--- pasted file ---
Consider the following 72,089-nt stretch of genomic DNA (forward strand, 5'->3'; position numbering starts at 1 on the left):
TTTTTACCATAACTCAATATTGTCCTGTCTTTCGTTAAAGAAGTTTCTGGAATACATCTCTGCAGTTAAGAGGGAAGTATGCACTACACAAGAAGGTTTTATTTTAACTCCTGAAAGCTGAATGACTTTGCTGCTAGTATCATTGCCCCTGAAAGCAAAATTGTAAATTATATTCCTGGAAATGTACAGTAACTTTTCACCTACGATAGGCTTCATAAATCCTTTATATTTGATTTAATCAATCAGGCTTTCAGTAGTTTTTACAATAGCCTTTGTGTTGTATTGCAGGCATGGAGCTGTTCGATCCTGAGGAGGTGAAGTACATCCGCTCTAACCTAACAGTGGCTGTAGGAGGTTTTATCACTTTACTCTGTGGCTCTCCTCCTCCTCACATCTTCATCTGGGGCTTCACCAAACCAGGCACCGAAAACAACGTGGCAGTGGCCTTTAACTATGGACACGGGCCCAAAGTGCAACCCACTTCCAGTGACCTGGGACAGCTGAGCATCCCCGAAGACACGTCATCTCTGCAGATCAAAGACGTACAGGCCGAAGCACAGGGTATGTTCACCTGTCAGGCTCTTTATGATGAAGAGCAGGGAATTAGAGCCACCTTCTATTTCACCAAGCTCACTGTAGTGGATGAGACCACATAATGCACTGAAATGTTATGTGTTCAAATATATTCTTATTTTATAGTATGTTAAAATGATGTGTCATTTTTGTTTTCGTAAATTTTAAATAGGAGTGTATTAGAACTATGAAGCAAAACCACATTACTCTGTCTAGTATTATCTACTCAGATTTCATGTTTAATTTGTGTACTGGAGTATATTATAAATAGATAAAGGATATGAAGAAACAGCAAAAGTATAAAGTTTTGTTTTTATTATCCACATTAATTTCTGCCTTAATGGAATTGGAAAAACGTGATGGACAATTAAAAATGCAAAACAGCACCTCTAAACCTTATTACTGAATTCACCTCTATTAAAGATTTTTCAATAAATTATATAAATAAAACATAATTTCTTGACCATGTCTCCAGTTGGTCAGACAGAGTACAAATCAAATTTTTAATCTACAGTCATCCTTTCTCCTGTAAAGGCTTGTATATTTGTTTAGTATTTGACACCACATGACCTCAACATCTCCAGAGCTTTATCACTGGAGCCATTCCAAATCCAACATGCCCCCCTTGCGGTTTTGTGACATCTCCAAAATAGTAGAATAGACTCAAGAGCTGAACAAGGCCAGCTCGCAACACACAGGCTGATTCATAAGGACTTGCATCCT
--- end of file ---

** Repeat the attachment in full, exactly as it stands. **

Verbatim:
Consider the following 72,089-nt stretch of genomic DNA (forward strand, 5'->3'; position numbering starts at 1 on the left):
TTTTTACCATAACTCAATATTGTCCTGTCTTTCGTTAAAGAAGTTTCTGGAATACATCTCTGCAGTTAAGAGGGAAGTATGCACTACACAAGAAGGTTTTATTTTAACTCCTGAAAGCTGAATGACTTTGCTGCTAGTATCATTGCCCCTGAAAGCAAAATTGTAAATTATATTCCTGGAAATGTACAGTAACTTTTCACCTACGATAGGCTTCATAAATCCTTTATATTTGATTTAATCAATCAGGCTTTCAGTAGTTTTTACAATAGCCTTTGTGTTGTATTGCAGGCATGGAGCTGTTCGATCCTGAGGAGGTGAAGTACATCCGCTCTAACCTAACAGTGGCTGTAGGAGGTTTTATCACTTTACTCTGTGGCTCTCCTCCTCCTCACATCTTCATCTGGGGCTTCACCAAACCAGGCACCGAAAACAACGTGGCAGTGGCCTTTAACTATGGACACGGGCCCAAAGTGCAACCCACTTCCAGTGACCTGGGACAGCTGAGCATCCCCGAAGACACGTCATCTCTGCAGATCAAAGACGTACAGGCCGAAGCACAGGGTATGTTCACCTGTCAGGCTCTTTATGATGAAGAGCAGGGAATTAGAGCCACCTTCTATTTCACCAAGCTCACTGTAGTGGATGAGACCACATAATGCACTGAAATGTTATGTGTTCAAATATATTCTTATTTTATAGTATGTTAAAATGATGTGTCATTTTTGTTTTCGTAAATTTTAAATAGGAGTGTATTAGAACTATGAAGCAAAACCACATTACTCTGTCTAGTATTATCTACTCAGATTTCATGTTTAATTTGTGTACTGGAGTATATTATAAATAGATAAAGGATATGAAGAAACAGCAAAAGTATAAAGTTTTGTTTTTATTATCCACATTAATTTCTGCCTTAATGGAATTGGAAAAACGTGATGGACAATTAAAAATGCAAAACAGCACCTCTAAACCTTATTACTGAATTCACCTCTATTAAAGATTTTTCAATAAATTATATAAATAAAACATAATTTCTTGACCATGTCTCCAGTTGGTCAGACAGAGTACAAATCAAATTTTTAATCTACAGTCATCCTTTCTCCTGTAAAGGCTTGTATATTTGTTTAGTATTTGACACCACATGACCTCAACATCTCCAGAGCTTTATCACTGGAGCCATTCCAAATCCAACATGCCCCCCTTGCGGTTTTGTGACATCTCCAAAATAGTAGAATAGACTCAAGAGCTGAACAAGGCCAGCTCGCAACACACAGGCTGATTCATAAGGACTTGCATCCT